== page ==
CAL-PREP TRIG REVIEW-1 |

**F/ Trigonometry**

**Reminder:**

**Notation Info:** The **inverse trig functions** (sin^{ – 1}, cos^{ – 1}, and tan^{ – 1},) are called

**arcsin**, **arccos** and **arctan** in these lessons to avoid confusing them with the reciprocal trig functions which are cosecant, secant and cotangent.

**1/ Right Triangles**

**Example:**

For right triangles use the definitions of the trig functions (Soh Cah Toa) to **find sides**.

A = 90° – 47° = 43°

b = 12 sin 47° = 8.78

a = 12 cos 47° = 8.18

**Example:** If given only sides -- to **find angles** use arcsin, arccos or arctan

depending on which ratio is given.

so angle B = 60.24°

angle A = 90° – 60.24° = 29.76°

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**2/ Oblique Triangles (no right angle!!)**

**2a/ Law of Sines:**

use when given either **two angles & one side**; or **two sides & one angle** __opposite__ a given side.

**finding sides**:

, use the appropriate pair.

**finding an angle**:

then use arcsin.

If the angle is obtuse, find the acute angle then subtract from 180.

**Example:** We're given 2 angles and 1 side. Solve the triangle:

** ****angle C** = 180° – ( 30° + 45° ) = 105°

by the law of sines, ,

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**2b/ Law of Cosines:**

use if **given two sides & contained angle**, or given all **three sides**, no angles.

**finding sides**:

a² = b² + c² – 2bc cos A | b² = a² + c² – 2ac cos B | c² = a² + b² – 2ab cos C |

then take square root.

**finding an angle:**

cos A = | cos B = | cos C = |

then use arccos to find the angle measure.

Find the biggest angle first -- then use law of sines to find the next angle.

Use subtraction to find the 3rd angle.

**Example:** Solve the triangle ABC if ** a = 2 cm, b = 3 cm, c = 4 cm.**

We **always solve for the largest angle first**, since it might be obtuse.

Solving for angle C with

so angle C = arccos ( – 0.25) =** 104.48°**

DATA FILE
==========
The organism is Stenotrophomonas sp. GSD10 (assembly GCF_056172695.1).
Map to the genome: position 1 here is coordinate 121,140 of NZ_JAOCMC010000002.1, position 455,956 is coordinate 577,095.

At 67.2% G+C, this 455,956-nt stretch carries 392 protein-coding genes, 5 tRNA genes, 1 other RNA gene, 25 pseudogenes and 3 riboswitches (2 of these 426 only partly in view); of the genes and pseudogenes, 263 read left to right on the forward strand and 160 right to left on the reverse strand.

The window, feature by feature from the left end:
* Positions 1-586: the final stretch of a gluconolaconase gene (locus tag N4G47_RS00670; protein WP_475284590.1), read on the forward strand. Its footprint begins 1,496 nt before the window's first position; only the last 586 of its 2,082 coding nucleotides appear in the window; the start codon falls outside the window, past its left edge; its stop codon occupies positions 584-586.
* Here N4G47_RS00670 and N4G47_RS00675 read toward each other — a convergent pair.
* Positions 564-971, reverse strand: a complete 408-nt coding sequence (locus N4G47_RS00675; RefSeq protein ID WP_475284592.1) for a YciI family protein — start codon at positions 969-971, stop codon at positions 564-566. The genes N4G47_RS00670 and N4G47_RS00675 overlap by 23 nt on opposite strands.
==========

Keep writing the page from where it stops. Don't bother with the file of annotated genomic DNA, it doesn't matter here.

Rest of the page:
We find the second unknown angle with the Law of Sines.

sin B = 0.726176

therefore angle** B = **arcsin 0.726176** = 46.57**°^{ }

and** **angle** A = **180° – (104.48° + 46.57° ) = **28.95**°

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**Make diagrams** for all questions.

1) Use the Law of Sines to solve the triangles ABC:

a) b = 15.43, a = 21.76, **B** = 28.25°

b) **B** = 37.20, b = 16.4 cm a = 22.3 cm

c) a = 4.25 m b = 7.58 m **A** = 22.67°

2) Use the Law of Cosines to solve the triangles ABC:

a) a = 3, b = 5, c = 7 | b) a = 12, c = 13, angle B = 120° |

3) A force triangle consists of three forces F_{1} = 35.07 Kg, F_{2} = 22.6 Kg,

and F_{3} = 41.72 Kg. Find the angle between F_{1} and F_{2}.

4) The shadows of two vertical poles measure 72.5 cm and 40.3 cm.

If one pole is 25 cm taller than the other:

a) Find the angle of elevation of the sun. | b) Find the length of each pole. |

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**Solutions**

1) a) b = 15.43, a = 21.76, angle **B** = 28.25°

angle **A =** arcsin 0.667494 so angle** A = 41.87**°

angle** C =** 180° – ( 41.87^{0} + 28.25^{0}) = **109.88**°

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b) angle** B** = 37.2 °, b = 16.4 cm a = 22.3 cm

angle** A =** arcsin 0.822107, so angle** A =** **55. 3** °

angle** C =** 180° – (55.3^{0} + 37.2°) = **87.5** °

c) a = 4.25 m b = 7.58 m **É****A =** 22.67 °

angle** B =** arcsin 0.687413 = **43.43 ^{ }**°

angle** C =** 180^{ }° – (43.43 ° + 22.67^{ }°) = **113.9 ^{ }**°

** c = 10.1 m**.

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2) a) a = 3, b = 5, c = 7

cos C =

angle C** = **arccos ( – 0.5) = **120**°

sin **B** = 0.61859 so angle **B =** **38. 21**°

angle **A =** 180^{ }° – (120 ° + 38.21^{ }°) = **21.79 ^{ }**°

b) a = 12, c = 13, ÉB** = **120^{ }°

b^{ 2} = a^{ 2} + c^{ 2} – 2ac cos B so, b^{2} = 12^{2} + 13^{2} – 2(12)(13) cos 120^{0}

sin **C** = 0.519775

angle **C =** arcsin 0.519775 = **31.32 ^{ }**°

angle **A =** 180^{ }° – (120^{ }° + 31.32 °) = **28. 68 ^{ }**°

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3) Find the angle between F_{1} and F_{2}.

angle* x* = arccos 0.000067 = **89. 996 **°** = 90 ^{ }**°

4)

a) Since triangles CED and CBA are similar, we can solve for **y**:

72.5*y* = 40.3*y* + 1007.5

so 32.2*y* = 1007.5, and *y* = 31.29

We're looking for either angle **D** or angle **A** since they're both the angle of elevation of the sun.

tan D = = 0.776427 so angle** D =** arctan 0.776427 = **37. 83 ^{ }**°

b) We've already found the shorter pole when we found ** y**, so, the shorter pole is

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*(all content of the MathRoom Lessons **© Tammy the Tutor; 2004 - ).*